Saturday, October 19, 2013

of scars and meaning; a treatise on stories

"I like the scars because I like the stories.  Bravery, stupidity, pain-- none of them come easy." -Julie Martinez.

There's an idea that runs around certain circles that "Christian stories" ought to to be clean and neat, wrapped up little boxes of suburbanized ideas, white picket fences, and August barbecues while you tell someone you're praying for them (though you'll probably forget.)

I've fallen in love with quite a different kind of story, the kind that I hope to write about and read about and live for the rest of my pinprick of a life.

In the stories I love, there are monsters;

they are dragons, grand and steaming fire.
they are aliens with strange faces and brazen violence.
they are bureaucrats with plastic pens.
they are demons who look like angels and speak with an orangey- grey tinge.
they are men who have run from pain and into drunkenness.
they are wrapped in barbed wire, estranged from hope.

I don't believe that sharp edged darkness is stronger than light, and I believe that though the hero's hands may waver, the best stories are the kinds that march through a kind of soul blackness, the kinds that cross swords in the valley of the shadow of death-- that feature the kinds of heroes that emerge only because they had something stronger than death and hell pushing them forward and giving them strength (and peace.)

In the stories I love, the heroes are human;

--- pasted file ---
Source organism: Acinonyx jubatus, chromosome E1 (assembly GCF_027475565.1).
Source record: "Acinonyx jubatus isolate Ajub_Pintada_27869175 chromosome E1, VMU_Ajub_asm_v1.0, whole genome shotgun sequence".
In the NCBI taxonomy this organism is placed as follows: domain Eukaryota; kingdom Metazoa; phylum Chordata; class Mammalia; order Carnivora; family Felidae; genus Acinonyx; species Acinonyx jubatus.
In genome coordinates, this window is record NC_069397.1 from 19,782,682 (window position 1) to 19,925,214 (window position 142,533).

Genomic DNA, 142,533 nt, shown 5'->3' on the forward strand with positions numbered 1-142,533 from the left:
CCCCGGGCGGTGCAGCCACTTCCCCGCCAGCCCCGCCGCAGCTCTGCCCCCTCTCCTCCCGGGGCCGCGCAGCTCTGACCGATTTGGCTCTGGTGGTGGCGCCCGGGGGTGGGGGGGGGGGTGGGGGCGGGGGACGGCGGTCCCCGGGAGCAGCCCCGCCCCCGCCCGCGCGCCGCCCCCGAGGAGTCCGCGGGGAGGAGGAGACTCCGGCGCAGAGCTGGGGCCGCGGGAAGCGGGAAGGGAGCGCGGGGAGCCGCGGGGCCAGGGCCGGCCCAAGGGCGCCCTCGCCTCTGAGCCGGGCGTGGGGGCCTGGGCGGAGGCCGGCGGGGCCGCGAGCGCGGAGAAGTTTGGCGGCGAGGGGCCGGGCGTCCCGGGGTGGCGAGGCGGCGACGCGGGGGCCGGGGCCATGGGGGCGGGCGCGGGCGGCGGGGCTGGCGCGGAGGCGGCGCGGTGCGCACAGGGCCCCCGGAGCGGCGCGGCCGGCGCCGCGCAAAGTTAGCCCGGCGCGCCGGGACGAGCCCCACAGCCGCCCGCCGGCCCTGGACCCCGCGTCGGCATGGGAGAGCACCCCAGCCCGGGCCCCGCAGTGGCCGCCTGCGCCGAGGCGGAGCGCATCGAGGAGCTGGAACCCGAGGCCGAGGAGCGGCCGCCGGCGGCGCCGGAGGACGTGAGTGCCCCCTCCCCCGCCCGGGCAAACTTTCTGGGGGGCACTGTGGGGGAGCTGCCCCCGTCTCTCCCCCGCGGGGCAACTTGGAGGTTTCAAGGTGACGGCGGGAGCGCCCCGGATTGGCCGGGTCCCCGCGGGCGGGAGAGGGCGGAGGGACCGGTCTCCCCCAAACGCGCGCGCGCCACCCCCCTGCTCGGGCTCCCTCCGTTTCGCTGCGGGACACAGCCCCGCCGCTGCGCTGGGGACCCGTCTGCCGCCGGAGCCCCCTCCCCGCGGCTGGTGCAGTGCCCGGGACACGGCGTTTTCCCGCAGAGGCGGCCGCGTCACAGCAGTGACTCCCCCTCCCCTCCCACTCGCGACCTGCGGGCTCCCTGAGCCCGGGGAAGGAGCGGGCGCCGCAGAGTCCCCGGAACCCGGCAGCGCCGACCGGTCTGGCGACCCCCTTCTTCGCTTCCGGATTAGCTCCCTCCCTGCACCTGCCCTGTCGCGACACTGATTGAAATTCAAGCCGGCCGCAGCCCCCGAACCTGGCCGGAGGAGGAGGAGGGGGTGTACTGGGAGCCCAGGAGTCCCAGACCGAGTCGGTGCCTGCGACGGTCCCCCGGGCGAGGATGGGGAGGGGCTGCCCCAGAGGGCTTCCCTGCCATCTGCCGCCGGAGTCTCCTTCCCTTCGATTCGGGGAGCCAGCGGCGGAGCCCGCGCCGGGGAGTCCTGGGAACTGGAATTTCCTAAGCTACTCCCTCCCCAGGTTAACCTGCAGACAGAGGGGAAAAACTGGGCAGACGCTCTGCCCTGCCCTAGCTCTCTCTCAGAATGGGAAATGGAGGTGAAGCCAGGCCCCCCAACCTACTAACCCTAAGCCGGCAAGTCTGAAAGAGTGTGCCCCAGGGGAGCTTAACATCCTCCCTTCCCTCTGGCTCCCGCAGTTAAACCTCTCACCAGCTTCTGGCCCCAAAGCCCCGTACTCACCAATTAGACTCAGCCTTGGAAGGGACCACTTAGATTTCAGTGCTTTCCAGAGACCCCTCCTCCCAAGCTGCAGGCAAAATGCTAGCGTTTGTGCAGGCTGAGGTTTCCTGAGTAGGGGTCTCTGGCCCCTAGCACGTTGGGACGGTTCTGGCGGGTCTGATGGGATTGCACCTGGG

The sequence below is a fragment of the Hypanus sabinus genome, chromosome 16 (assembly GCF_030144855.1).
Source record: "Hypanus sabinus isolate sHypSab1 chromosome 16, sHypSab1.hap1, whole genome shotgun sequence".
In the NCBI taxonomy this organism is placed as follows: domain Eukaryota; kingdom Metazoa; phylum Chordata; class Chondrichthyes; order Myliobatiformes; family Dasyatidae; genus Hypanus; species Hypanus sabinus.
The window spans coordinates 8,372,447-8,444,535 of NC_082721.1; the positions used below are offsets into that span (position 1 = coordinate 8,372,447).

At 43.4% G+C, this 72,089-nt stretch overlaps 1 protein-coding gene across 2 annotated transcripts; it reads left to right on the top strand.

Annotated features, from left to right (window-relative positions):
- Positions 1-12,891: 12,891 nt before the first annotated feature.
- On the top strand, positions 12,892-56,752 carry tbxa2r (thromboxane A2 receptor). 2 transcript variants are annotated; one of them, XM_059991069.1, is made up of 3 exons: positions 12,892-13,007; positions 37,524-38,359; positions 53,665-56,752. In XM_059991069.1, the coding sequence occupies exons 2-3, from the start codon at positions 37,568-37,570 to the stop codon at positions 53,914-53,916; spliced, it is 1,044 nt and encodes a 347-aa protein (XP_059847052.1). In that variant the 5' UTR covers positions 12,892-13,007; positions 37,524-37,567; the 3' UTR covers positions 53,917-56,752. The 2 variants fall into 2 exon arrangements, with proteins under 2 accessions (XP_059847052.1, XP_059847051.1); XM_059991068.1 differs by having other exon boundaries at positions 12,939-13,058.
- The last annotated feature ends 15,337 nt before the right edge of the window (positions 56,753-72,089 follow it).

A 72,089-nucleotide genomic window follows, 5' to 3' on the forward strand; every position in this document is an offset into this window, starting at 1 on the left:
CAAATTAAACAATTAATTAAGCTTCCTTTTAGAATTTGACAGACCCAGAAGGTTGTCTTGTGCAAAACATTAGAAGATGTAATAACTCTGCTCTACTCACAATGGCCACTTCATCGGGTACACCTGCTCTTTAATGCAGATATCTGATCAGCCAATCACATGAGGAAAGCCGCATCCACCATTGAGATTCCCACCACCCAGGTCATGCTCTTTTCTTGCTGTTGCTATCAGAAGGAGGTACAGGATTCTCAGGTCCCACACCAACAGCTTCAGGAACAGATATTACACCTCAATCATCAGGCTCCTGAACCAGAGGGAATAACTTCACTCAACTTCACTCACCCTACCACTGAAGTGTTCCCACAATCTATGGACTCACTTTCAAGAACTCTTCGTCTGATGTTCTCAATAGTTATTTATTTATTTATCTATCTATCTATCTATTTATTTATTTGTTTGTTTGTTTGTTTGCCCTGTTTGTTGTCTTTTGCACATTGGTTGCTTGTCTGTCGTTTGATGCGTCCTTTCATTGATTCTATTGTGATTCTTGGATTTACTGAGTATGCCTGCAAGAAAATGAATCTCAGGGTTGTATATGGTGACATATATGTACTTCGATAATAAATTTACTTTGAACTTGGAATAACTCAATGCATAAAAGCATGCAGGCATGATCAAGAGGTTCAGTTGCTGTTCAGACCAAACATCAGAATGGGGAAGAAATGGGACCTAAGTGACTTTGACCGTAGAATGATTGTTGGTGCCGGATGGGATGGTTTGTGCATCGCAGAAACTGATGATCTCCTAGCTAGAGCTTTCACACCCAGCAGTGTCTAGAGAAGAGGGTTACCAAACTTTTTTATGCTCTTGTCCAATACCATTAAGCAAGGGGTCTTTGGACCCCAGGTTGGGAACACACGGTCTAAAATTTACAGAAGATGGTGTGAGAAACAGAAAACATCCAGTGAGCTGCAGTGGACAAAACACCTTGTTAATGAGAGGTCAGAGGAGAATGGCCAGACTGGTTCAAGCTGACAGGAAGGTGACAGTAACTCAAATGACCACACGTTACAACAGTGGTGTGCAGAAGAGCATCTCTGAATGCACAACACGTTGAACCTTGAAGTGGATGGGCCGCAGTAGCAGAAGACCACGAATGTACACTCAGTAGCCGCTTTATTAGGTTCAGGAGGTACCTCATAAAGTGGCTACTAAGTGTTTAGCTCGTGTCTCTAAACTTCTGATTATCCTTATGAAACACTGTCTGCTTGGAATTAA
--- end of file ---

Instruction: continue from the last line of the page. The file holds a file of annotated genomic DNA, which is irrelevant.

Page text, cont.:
some of them brave and cursed and still fighting.
some of them forgiven, clad in white.
some of them burdened by the stars.
some of them craving escape and crying out for home.
some of them curled up in little balls because of their pain.
some of them numb, broken by their own sins.
some of them tragedies with hearts of gold.

In these stories, the heroes are not perfect, they are not stain-free, and they are usually scarred.   They are fighters, believers and unbelievers, hopeful and depressed, struggling to pursue the light.   Finding it does not come free or easy, but I would argue that the stories are better for it.

"Why do we look for truth in books?"  -Daniel Schwabauer

We're storied creatures, bathed in the echoes of humanity, thirsting for our lives to be more than a blip on the radar, a pinprick on the tackboard.   We pretend we're searching for security, for safety and happiness, but it's not true.  We want what we've wanted since childhood-  a good story.  But we've grown up being told that stories are insignificant, that they're entertainment; something to come home to after a long day; nothing more.

But stories, grand stories, terrifying stories, the kind that make children quake and shake comfortable adults from suburban lives onto great adventures, the kind that are about darkness and light and the invasion of hope into a bleak world, the kind that feature terrible monsters and noir heroes and conflict that points to glorious, universe shaking Truth--

those stories are the kind we're running from, and the kind that some of us are desperate enough to sell everything to find.


  1. ABBY.

    This kind of sums up everything ever.

  2. ............THIS. IS. AMAZING.
    Oh my word. Your writing is excellent!


  3. Not only did you reference Mr. Schwabauer (which you totally get cool points for!) but you also pinpointed why I strongly dislike most of Christian fiction. Too perfect and, to quote, "stain free". Real people aren't like that!!!! Bravo girlfriend! ^_^